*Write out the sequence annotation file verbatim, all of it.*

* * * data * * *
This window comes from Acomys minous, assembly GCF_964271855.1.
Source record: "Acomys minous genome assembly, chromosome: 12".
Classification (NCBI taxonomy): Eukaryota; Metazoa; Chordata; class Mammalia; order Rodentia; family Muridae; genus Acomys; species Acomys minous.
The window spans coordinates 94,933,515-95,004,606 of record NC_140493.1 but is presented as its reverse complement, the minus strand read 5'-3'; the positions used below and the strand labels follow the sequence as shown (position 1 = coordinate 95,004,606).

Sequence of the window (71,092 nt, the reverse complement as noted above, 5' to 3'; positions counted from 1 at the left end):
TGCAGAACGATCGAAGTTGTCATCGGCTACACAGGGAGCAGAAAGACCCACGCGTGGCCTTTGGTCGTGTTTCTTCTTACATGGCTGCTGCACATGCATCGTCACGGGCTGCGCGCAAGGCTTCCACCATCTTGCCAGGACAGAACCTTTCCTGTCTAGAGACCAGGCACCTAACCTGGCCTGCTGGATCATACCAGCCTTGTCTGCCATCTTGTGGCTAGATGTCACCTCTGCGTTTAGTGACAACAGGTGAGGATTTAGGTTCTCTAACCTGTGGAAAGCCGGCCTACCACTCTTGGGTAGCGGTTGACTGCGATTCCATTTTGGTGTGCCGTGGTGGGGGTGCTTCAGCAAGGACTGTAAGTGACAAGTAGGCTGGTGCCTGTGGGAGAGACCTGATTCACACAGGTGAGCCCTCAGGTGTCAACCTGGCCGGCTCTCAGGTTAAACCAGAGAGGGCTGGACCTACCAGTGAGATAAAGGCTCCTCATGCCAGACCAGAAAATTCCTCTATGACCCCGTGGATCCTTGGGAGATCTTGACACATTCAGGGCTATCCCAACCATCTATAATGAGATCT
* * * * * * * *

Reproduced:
This window comes from Acomys minous, assembly GCF_964271855.1.
Source record: "Acomys minous genome assembly, chromosome: 12".
Classification (NCBI taxonomy): Eukaryota; Metazoa; Chordata; class Mammalia; order Rodentia; family Muridae; genus Acomys; species Acomys minous.
The window spans coordinates 94,933,515-95,004,606 of record NC_140493.1 but is presented as its reverse complement, the minus strand read 5'-3'; the positions used below and the strand labels follow the sequence as shown (position 1 = coordinate 95,004,606).

Sequence of the window (71,092 nt, the reverse complement as noted above, 5' to 3'; positions counted from 1 at the left end):
TGCAGAACGATCGAAGTTGTCATCGGCTACACAGGGAGCAGAAAGACCCACGCGTGGCCTTTGGTCGTGTTTCTTCTTACATGGCTGCTGCACATGCATCGTCACGGGCTGCGCGCAAGGCTTCCACCATCTTGCCAGGACAGAACCTTTCCTGTCTAGAGACCAGGCACCTAACCTGGCCTGCTGGATCATACCAGCCTTGTCTGCCATCTTGTGGCTAGATGTCACCTCTGCGTTTAGTGACAACAGGTGAGGATTTAGGTTCTCTAACCTGTGGAAAGCCGGCCTACCACTCTTGGGTAGCGGTTGACTGCGATTCCATTTTGGTGTGCCGTGGTGGGGGTGCTTCAGCAAGGACTGTAAGTGACAAGTAGGCTGGTGCCTGTGGGAGAGACCTGATTCACACAGGTGAGCCCTCAGGTGTCAACCTGGCCGGCTCTCAGGTTAAACCAGAGAGGGCTGGACCTACCAGTGAGATAAAGGCTCCTCATGCCAGACCAGAAAATTCCTCTATGACCCCGTGGATCCTTGGGAGATCTTGACACATTCAGGGCTATCCCAACCATCTATAATGAGATCT